Science vs. Religion debate on campus tonight

Mikayla Pearson, Practicum Reporter

The Veritas Forum to discuss the relation between the two entities

Science and religion have found great strife through the years, but students and faculty at Oregon State University want to open up a discussion on the two’s interaction.

OSU is hosting The Veritas Forum, at which there will be a discussion between two professors, moderated by a third professor.

Students and faculty from various organizations including CRU, Intervarsity, and The Branch, in conjunction with the national organization The Veritas Forum, are putting on this event.

“Essentially what we do is try to have conversations on campus on some of the questions that are most important to students at that university,” said Krystal Smith, the Northwest regional director and special projects director for The Veritas Forum. “ Our hope is to bring together students and faculty of all perspective to have conversations that are relevant and significant to students.”

This discussion will be moderated by Aaron Wolf, a geography professor at OSU. The two guest speakers will be Joe Fradella, who is a civil and construction engineering professor at OSU, and S. Joshua Swamidass, who is an assistant professor in the department of immunology and pathology at Washington University.

To begin the discussion, each professor will be given ten minutes to give their thoughts on the central topic “Does science end religious belief?” given their personal background and experiences.

Wolf, who has an abundant moderation experience working with foreign countries water control laws, will pose questions for each speaker to discuss. Then, the floor will open for questions from the audience.

Recounted Andrea Kenagy, a senior at OSU, said the event is an opportunity for people to learn from others with different perspectives on various topics.

Last year’s Veritas Forum eventually led groups on the OSU campus to engage in discussions outside of the debate.

“This is a chance for personal growth. Everybody is going into it with their own bias and opinion, but it opens you up to other viewpoints, and allows you to see the value in them,” Kenagy said. “One thing that came The Veritas Forum last year was that The Advocates for Free Thought and Skepticism had a meeting with students from CRU to ask questions and discuss their own views further.”

McKenzie Tritt, an intern at The Branch, said this event will allow for the audience ot explore the connection between science and religion, and how the two may coincide.

“(This University) is a prestigious research institution that is home to some of the world’s best scientists and may, if not the majority, of our students are in science-based majors,” Tritt said. “Because of this, we want to prived students and faculty the chance to explore whether it’s possible to believe in both science and faith.”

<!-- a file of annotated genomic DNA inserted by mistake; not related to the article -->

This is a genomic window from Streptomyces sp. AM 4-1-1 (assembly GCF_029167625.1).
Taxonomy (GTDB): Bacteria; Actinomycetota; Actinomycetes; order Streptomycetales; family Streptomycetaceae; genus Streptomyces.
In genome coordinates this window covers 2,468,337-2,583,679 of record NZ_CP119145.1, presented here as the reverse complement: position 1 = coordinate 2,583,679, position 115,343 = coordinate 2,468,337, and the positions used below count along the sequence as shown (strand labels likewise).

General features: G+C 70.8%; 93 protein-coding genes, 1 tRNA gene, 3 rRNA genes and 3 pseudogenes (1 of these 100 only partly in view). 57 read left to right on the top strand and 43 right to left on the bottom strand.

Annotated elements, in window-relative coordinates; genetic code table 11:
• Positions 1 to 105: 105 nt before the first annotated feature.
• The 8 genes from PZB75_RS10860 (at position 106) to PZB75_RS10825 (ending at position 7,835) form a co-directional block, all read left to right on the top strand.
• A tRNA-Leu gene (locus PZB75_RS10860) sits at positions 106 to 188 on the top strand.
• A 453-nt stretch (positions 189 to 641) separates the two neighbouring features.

According to the organizers, the overall reason for this event is to bring honest discussion in a civil setting. Many people explore different faiths through college, and being a science based university it is important to be able to discuss the two combined.

According to Wolf, by not engaging in these types of conversations, students and community members are missing out on important talks that can expand perspectives

“I think open minds are the key to any kind of inquiry, and I love that there seems to be more and more faith based discussions on campus. I think for decades we kind of shied away from those conversations, and I think it is to our detriment,” Wolf said.

Although more traditional aspects of health are a concern, Wolf feels that by including talks about spiritual health, students and community members as a whole will benefit.

“We talk about the three health concerns for our student population and our community; physically, emotionally and intellectually,” Wolf said. “All of that is true but a lot of people also pursue paths for spiritual health and incorporating that into the mix and recognizing that that is one of the needs of our campus community is really important.”

Fradella and others associated with the discussion recommend that students, faculty and the Corvallis community come to this event ready to learn about science, Christianity, and the Baha’I faith. However, they said most importantly people should come ready to listen to an open discussion.

“Please attend with an open mind and an open heart.” Fradella said.

The Forum will be held in the Horizon Room of the Memorial Union at 7:00pm.

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